Min­is­ter Shaw, please im­me­di­ately tell Ja­maica whether you have agreed to sac­ri­fice cur­rent book­ies on the al­tar of Gov­ern­ment’s com­pul­sion to di­vest the CTL al­ba­tross to SVL de­spite the avail­abil­ity of a com­pet­ing bid­der who didn’t de­mand any­thing like that? Do these amend­ment bills place any new re­stric­tions on ex­ist­ing book­ies’ ac­tiv­i­ties?

“Among the terms of the di­vest­ment trans­ac­tion is the long-term lease of 30 years of Cay­manas Park.

Shaw said the Gov­ern­ment also gave ap­proval for ALLISLAND EX­CLU­SIV­ITY IN RE­SPECT OF HORSE RAC­ING [my em­pha­sis] to be granted to the pre­ferred bid­der for a pe­riod of 15 years.”

GAM­BLING MO­NOP­OLY

Well, kiss my Clara Gun­gus Natty! This is ob­vi­ously mealy­mouthed ob­fus­ca­tion for the gift of a com­plete gam­bling mo­nop­oly to SVL. Why is ‘is­land­wide’ ex­clu­siv­ity needed? Does this ben­e­fit Ja­maica, or only SVL? What ex­actly does “all-is­land ex­clu­siv­ity in re­spect of horse rac­ing” mean? Can no­body else in­vest in a race­track, no mat­ter how far away, or ob­tain a book­maker’s per­mit? Don’t be fooled by the 15-year limit. Af­ter the howls die down (ap­prox­i­mately nine days), the way will be clear in 15 years to qui­etly re­new.

But the worst, most dis­gust­ing, dis­grace­ful, dis­mis­sive, disin­gen­u­ous plan ex­posed by the Gleaner re­port came later.

“He later re­vealed that a sign­ing be­tween the Gov­ern­ment and Supreme Ven­tures is sched­uled for Novem­ber 18. Ac­cord­ing to Shaw, the pas­sage of the bill would clear the way for re­dun­dancy pay­ments to the work­ers of Cay­manas Park prior to Christ­mas and the for­mal takeover of the en­tity by Jan­uary 5, 2017. ‘If the sign­ing is go­ing to be delayed, then the re­dun­dancy pay­ment to the work­ers will also be set back,’ he added.”

’Scrise! I prom­ise ‘Are You’ Shaw that, given their ‘druthers, CTL work­ers would pre­fer his/her per­ma­nent job for Christ­mas, not some tran­sient “re­dun­dancy pay­ments”. Trans­lated from political gob­bledy­gook into English, Shaw re­ally said: “If the sign­ing is go­ing to be delayed, then the fis­cal space gov­ern­ment an­tic­i­pated for Christ­mas, so we could give out ex­tra bullo work will also be set back.”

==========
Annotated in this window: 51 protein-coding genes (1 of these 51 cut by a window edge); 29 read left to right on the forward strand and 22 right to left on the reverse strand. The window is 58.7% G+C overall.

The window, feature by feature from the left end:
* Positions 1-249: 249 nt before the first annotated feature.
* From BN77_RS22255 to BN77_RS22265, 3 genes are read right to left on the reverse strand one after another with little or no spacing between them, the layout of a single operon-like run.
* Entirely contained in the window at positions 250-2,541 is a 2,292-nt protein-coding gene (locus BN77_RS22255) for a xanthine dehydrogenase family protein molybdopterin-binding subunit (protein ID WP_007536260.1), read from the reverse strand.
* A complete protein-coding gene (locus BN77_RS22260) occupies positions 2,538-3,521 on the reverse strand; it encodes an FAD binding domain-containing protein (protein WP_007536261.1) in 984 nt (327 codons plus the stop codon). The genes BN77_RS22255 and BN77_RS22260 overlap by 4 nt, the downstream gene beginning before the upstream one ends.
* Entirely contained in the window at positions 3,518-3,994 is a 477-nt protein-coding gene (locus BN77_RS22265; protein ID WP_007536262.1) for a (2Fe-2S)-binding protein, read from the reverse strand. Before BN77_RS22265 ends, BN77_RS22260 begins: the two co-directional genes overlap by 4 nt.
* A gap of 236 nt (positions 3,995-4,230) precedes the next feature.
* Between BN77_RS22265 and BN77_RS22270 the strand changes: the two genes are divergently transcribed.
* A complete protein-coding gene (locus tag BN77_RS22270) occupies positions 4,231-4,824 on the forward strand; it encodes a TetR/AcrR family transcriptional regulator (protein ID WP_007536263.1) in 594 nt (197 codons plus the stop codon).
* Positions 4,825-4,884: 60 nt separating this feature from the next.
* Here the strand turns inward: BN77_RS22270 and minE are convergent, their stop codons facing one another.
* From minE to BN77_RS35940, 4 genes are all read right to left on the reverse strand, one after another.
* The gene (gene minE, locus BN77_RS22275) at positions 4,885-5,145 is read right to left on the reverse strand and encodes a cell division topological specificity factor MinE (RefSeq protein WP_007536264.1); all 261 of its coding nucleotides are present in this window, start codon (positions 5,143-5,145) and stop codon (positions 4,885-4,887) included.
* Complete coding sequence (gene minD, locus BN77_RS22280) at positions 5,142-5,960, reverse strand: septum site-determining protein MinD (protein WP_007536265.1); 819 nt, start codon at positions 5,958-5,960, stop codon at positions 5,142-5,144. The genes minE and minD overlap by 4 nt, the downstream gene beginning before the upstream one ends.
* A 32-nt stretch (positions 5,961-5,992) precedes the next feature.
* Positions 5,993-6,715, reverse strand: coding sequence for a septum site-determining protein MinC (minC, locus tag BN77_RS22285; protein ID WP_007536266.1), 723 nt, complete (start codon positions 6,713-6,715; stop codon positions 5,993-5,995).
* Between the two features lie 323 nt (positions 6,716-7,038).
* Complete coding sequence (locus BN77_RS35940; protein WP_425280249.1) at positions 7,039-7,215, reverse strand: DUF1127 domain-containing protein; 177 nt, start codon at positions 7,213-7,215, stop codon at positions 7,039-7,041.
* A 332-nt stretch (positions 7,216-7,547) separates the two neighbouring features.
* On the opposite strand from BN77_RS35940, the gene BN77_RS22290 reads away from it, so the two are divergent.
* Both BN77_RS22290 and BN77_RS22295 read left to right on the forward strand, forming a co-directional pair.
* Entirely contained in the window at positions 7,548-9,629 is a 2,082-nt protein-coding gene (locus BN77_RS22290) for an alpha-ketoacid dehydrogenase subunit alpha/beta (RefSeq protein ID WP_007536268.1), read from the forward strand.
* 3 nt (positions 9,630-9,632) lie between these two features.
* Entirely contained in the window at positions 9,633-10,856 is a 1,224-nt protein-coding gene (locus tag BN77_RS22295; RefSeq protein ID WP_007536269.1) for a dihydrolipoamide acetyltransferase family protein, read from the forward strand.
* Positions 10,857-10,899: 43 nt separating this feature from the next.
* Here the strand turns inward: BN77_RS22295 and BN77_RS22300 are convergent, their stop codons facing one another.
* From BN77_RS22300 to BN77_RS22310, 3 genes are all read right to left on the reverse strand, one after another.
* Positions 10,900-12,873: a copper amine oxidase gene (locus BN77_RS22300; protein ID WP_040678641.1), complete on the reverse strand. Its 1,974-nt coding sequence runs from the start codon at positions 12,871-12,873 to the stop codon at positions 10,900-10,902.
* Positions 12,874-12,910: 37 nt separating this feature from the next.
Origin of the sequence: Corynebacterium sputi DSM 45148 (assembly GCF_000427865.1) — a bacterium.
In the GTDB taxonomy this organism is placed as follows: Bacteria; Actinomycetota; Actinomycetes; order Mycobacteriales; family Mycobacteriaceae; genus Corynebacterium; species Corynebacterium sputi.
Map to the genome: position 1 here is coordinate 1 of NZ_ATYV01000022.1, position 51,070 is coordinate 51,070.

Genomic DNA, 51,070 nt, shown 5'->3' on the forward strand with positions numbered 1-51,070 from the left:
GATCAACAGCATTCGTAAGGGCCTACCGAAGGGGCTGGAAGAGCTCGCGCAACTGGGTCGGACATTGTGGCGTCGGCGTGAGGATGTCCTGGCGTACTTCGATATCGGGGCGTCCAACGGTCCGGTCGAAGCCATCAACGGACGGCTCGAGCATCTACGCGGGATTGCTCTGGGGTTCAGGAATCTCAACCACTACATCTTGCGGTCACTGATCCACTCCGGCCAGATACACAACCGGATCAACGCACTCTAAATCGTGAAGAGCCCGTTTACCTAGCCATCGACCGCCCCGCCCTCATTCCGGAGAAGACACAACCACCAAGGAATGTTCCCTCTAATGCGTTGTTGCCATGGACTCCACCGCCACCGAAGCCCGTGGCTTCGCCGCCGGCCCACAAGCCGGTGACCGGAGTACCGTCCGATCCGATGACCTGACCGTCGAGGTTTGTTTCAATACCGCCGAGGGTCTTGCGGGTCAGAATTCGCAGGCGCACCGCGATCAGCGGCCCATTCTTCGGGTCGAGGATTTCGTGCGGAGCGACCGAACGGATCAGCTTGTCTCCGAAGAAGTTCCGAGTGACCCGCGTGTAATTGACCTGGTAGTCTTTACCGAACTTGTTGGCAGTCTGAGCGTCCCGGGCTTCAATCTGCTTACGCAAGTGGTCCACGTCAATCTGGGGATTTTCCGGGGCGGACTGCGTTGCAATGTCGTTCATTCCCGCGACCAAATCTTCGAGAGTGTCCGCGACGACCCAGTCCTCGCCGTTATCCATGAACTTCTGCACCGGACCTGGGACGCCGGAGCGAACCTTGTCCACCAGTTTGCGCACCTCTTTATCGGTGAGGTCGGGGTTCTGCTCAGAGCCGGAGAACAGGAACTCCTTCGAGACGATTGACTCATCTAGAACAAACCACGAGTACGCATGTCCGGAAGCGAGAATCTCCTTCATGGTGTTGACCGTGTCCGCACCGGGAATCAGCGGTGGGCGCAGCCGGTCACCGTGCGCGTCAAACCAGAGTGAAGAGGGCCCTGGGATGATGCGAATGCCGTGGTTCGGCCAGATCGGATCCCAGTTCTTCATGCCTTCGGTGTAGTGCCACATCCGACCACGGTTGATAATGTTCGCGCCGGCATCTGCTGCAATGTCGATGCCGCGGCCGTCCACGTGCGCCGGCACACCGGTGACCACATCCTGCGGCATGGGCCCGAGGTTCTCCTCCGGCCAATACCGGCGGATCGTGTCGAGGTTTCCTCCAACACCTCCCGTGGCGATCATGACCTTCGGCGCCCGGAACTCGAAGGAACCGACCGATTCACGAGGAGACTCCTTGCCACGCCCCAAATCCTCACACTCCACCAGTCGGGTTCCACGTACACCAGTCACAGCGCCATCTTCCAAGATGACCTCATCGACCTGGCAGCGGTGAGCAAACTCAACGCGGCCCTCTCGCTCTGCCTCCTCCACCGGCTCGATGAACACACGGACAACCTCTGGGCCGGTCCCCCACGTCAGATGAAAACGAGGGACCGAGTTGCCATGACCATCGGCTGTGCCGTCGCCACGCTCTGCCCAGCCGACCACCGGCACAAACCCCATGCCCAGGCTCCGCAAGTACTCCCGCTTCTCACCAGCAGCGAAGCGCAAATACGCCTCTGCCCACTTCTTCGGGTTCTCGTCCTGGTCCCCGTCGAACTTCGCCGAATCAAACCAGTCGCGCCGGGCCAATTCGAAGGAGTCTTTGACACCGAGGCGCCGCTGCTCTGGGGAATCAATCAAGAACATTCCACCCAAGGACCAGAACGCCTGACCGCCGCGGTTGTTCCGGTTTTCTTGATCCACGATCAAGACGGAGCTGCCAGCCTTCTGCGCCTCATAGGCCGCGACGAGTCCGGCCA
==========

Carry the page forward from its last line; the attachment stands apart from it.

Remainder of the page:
The prob­lem go­ing for­ward with a di­verse gam­bling in­dus­try in a small coun­try is we have too many cooks (reg­u­la­tors) cer­tain to spoil the broth. Advanced na­tions at­tack gam­bling’s known pro­cliv­i­ties by lim­it­ing reg­u­la­tion to one au­thor­ity with pro­fes­sion­ally manned de­part­ments for each in­dus­try seg­ment. Political ap­point­ments are lim­ited to an ex­ec­u­tive chair­man and two ex­ter­nal di­rec­tors with skill sets in ac­count­ing and se­cu­rity.

If ever a sit­u­a­tion in­spired a re­minder of the fine art of the lim­er­ick, this is it. There was a young lady named Sally who en­joyed the oc­ca­sional dally. She sat on the lap of a well-en­dowed chap and said, “Well, that’s right up my al­ley!”

Peace and love.

PHOTO BY JERMAINE BARN­ABY

Jockey Javaughn Pat­ter­son push­ing PI­ANO MAN to vic­tory over MEM­ORY OF TS with jockey Dane Dawkins to win the Dr Paul Wright Tro­phy race at Cay­manas Park on Satur­day, Novem­ber 12.